Public funding, in its simplest terms, is funding that comes from the public treasury, that is, from taxpayers' money. Public funding in the form of grants or tax relief is known to be an important source of funding for any business or organization. Over the years, public funding has made a huge contribution to growing a country's economy, which is one of the goals that the EU has always worked hard to achieve. Currently UK businesses and organizations have access to three important sources of public funds namely, R&D Tax Credits, Innovate UK grants, and Horizon 2020. -Grants from the EU
Horizon 2020, the EU's largest Research and Innovation programme ever, with nearly €80 billion of funding available over 7 years (2014 to 2020) - in addition to the private investment that this money will attract- promises more breakthroughs, discoveries and world-firsts by taking great ideas from the lab to the market and helping Europeans to explore their creativity and ingenuity.
Seen as a means to drive economic growth and create jobs, Horizon 2020 has the political backing of Europe's leaders and the Members of the European Parliament. They have agreed that research is an investment in the future and so put it at the heart of the EU's blueprint for smart, sustainable and inclusive growth and jobs.
However, since the Brexit referendum vote, there has been much speculation about the consequences of the UK leaving the EU. Knowing that the EU's Horizon 2020 programme contributes immensely to job creation, private investment and the British economy as a whole , we must face the question "Will Brexit put an end to the UK's access to Horizon 2020 funding?".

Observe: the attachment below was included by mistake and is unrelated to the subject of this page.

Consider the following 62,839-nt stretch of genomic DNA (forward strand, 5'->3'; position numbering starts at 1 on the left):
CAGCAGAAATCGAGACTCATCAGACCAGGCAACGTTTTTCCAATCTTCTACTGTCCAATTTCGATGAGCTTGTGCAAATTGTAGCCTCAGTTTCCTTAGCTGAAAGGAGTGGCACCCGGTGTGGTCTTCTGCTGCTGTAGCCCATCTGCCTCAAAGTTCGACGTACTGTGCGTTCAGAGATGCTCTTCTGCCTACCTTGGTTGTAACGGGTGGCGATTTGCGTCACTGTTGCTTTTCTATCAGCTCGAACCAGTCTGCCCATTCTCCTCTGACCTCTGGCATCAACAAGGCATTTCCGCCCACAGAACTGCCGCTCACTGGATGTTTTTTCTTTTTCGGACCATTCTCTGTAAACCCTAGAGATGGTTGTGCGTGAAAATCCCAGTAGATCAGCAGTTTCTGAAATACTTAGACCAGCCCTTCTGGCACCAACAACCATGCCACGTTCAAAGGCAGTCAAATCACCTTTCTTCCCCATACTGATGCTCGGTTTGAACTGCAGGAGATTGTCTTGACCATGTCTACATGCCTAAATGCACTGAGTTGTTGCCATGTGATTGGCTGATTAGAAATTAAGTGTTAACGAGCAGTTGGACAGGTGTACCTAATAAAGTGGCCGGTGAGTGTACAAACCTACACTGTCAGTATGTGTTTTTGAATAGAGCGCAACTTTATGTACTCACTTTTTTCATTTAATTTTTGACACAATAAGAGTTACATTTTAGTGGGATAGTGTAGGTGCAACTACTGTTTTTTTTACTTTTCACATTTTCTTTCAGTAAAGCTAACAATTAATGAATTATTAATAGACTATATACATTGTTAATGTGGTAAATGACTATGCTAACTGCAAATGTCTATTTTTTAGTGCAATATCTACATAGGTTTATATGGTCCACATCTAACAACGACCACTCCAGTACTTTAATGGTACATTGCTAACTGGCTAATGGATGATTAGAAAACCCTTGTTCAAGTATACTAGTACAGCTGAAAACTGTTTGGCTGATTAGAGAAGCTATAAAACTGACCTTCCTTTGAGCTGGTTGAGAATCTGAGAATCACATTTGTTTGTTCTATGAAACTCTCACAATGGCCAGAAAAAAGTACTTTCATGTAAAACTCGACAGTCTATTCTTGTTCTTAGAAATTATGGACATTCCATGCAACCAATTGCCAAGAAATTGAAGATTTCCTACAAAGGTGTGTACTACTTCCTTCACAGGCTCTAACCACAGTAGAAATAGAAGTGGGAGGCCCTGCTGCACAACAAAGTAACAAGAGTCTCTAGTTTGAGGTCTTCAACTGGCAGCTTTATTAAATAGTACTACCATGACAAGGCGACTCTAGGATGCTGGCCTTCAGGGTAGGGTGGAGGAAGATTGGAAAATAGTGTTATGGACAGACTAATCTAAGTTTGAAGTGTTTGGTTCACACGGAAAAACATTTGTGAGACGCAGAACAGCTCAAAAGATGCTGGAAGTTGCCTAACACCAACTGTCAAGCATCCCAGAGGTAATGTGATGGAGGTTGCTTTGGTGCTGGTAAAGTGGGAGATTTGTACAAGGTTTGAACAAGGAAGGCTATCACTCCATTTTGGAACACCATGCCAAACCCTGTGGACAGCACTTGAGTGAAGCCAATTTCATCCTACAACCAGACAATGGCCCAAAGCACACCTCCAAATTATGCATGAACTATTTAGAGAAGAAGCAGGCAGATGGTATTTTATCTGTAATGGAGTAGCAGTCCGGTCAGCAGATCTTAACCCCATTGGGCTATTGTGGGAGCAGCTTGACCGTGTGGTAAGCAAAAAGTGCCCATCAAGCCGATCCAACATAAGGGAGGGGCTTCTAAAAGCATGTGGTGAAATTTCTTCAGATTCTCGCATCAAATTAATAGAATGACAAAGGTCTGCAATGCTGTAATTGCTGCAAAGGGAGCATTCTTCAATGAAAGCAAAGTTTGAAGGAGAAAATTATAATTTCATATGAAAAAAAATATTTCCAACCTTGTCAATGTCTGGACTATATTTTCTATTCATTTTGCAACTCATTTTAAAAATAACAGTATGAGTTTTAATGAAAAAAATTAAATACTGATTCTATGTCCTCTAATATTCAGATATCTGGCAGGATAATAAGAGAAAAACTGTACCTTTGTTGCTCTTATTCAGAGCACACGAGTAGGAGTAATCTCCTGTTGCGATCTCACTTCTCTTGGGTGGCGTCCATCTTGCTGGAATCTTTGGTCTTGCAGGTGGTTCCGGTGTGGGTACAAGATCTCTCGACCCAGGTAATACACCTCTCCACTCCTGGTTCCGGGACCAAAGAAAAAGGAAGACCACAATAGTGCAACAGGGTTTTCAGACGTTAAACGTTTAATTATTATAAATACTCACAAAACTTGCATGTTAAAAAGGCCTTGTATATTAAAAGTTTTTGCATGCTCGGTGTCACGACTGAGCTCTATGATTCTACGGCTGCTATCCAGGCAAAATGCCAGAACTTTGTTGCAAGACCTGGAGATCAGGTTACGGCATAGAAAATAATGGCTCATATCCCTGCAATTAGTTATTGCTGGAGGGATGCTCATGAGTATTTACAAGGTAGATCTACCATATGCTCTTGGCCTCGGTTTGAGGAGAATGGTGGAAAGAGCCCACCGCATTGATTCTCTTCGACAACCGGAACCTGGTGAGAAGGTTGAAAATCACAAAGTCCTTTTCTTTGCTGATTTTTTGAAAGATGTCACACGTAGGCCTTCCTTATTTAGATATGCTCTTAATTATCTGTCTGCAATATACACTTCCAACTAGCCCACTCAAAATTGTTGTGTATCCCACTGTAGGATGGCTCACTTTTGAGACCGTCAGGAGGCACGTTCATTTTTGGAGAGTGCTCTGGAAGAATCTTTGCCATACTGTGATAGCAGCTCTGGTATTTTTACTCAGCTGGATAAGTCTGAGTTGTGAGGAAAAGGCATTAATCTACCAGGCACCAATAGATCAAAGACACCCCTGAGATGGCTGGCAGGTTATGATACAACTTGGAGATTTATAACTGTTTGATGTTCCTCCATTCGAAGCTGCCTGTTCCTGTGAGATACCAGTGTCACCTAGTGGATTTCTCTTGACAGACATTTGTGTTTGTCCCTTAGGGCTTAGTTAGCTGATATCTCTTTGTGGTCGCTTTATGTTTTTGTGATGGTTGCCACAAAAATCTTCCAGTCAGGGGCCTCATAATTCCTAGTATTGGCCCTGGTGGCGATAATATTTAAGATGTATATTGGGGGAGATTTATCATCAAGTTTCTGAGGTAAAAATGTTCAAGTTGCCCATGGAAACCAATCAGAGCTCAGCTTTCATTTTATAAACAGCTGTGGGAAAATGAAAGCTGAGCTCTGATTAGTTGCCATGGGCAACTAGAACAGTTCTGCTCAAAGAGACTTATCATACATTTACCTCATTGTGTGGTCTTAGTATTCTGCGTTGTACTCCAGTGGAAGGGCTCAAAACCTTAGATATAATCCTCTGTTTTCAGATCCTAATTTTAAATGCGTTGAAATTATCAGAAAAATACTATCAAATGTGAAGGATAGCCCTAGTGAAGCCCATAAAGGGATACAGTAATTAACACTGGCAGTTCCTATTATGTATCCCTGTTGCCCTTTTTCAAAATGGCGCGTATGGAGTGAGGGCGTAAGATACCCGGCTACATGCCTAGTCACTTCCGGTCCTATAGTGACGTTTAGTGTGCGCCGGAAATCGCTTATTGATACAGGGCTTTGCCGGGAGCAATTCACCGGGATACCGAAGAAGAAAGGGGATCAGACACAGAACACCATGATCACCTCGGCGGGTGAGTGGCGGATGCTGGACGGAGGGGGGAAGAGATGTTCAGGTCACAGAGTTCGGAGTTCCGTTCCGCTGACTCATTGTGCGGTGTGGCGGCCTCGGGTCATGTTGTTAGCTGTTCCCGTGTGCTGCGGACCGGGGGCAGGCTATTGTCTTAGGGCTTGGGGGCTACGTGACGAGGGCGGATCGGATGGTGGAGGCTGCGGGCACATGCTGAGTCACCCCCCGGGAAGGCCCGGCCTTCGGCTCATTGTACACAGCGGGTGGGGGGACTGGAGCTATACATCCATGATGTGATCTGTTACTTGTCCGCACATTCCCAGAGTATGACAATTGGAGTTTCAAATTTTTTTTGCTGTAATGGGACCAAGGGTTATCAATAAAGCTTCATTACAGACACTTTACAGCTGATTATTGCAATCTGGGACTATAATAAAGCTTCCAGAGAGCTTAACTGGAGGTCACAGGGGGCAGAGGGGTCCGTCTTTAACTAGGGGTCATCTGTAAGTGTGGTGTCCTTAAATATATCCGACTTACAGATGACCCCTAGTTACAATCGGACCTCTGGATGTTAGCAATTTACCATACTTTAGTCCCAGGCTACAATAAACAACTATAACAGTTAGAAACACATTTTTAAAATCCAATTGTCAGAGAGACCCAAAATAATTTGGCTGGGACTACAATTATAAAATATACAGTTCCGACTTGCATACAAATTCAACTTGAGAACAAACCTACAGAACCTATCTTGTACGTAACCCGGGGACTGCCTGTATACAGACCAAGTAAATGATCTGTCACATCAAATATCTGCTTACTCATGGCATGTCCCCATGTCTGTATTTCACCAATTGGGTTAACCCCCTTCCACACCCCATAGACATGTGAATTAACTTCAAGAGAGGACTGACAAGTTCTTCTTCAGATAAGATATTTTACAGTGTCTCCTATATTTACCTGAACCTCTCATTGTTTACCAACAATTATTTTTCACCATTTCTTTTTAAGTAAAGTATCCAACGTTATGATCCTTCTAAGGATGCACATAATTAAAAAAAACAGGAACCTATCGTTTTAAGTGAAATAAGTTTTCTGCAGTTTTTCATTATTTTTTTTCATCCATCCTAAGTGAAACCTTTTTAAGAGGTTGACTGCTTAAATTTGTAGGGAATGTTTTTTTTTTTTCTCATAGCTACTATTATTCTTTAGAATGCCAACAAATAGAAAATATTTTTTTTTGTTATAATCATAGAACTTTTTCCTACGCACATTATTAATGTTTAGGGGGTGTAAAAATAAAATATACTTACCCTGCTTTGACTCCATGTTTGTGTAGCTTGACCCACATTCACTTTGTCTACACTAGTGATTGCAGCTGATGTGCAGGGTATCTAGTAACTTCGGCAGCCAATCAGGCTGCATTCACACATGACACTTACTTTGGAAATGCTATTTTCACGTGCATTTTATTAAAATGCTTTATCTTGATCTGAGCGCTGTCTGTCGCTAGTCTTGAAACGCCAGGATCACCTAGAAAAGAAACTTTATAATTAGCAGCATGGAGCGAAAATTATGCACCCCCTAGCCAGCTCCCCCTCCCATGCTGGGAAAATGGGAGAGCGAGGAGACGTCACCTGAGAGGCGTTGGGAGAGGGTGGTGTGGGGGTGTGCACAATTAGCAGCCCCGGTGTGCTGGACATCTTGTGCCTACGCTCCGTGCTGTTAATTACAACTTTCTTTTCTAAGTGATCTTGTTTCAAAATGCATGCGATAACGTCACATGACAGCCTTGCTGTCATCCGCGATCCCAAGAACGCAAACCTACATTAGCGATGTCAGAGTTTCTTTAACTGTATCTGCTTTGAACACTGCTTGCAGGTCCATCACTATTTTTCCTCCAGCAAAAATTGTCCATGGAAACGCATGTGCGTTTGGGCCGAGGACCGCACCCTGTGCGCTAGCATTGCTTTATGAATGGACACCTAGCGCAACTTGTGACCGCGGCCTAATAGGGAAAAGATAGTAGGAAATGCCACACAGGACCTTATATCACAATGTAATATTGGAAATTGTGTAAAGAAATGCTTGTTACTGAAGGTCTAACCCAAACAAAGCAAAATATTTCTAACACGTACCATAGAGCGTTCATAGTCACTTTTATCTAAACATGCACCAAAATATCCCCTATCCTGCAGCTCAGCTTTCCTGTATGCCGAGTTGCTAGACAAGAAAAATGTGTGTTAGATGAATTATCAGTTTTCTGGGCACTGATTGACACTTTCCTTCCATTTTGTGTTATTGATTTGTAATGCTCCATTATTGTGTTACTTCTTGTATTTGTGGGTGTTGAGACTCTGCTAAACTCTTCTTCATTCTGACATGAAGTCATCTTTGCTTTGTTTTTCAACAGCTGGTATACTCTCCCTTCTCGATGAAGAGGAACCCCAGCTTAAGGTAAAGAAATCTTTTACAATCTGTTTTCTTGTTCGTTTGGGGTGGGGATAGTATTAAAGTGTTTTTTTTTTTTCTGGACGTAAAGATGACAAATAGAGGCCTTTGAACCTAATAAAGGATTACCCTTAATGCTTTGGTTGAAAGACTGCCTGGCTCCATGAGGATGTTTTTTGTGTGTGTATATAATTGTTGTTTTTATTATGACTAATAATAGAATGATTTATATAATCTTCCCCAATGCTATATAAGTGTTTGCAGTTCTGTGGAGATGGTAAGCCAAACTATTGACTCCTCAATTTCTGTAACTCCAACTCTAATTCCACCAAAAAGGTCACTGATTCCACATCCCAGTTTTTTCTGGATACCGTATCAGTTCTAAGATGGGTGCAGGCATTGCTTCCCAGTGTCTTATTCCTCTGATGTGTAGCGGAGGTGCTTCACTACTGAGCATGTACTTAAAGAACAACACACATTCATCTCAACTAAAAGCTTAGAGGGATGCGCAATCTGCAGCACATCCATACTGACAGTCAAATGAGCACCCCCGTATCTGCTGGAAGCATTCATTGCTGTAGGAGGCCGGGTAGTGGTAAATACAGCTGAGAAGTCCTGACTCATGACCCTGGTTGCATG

The UK is one of the largest recipients of research funding in the EU. Many UK businesses, universities, and other research organisations are involved in R&D projects that receive funding from Horizon 2020. Many more have applied for future funding or are planning to do so. For a country with 0.9% of the world's population, the UK has 3.3% of the world's scientific researchers who in turn produce 6.9% of global scientific output. In the current EU Horizon 2020 research round, the UK secured 15.4% of funds second only to Germany. British researchers are increasingly taking part in international collaborations. Since 1981, the proportion of UK research papers with international collaborators has risen from 15% to more than 50% today.
Technically speaking, the UK is still part of the EU even though the recent referendum vote was to leave. In order to start the process to leave the EU, which is expected to take several years, the British government will have to invoke Article 50 of the Lisbon Treaty on European Union but it has not yet done so. According to Article 50, member states may announce their intention to leave, but the terms of leaving are subject to negotiation.
Therefore, the UK is still a member of the European Union and will enjoy the full benefits of membership, including continued access to Horizon 2020 funding, until it leaves the European Union. Even though the UK is still a member, the uncertainty over future funding for projects has begun to harm research, making researchers reluctant to carry on with bids for EU funds because of the uncertainties around Brexit. This has led to difficulties with research and development projects within the UK.
In the longer term, UK participation in Horizon 2020 R&D funding will be a topic for negotiation. Several countries outside the EU, including Norway, Turkey, and Israel, are eligible to take part in all Horizon 2020 projects. Other countries, such as Switzerland, have more limited access to funding for some projects. The UK may join the list of non-EU countries with full or limited access to Horizon 2020, or may even find itself excluded completely. It is too early to say.
However, if the UK is excluded from Horizon 2020 funding after it leaves the EU, there are other sources of grant funding that British researchers may fall back on, such as Innovate UK.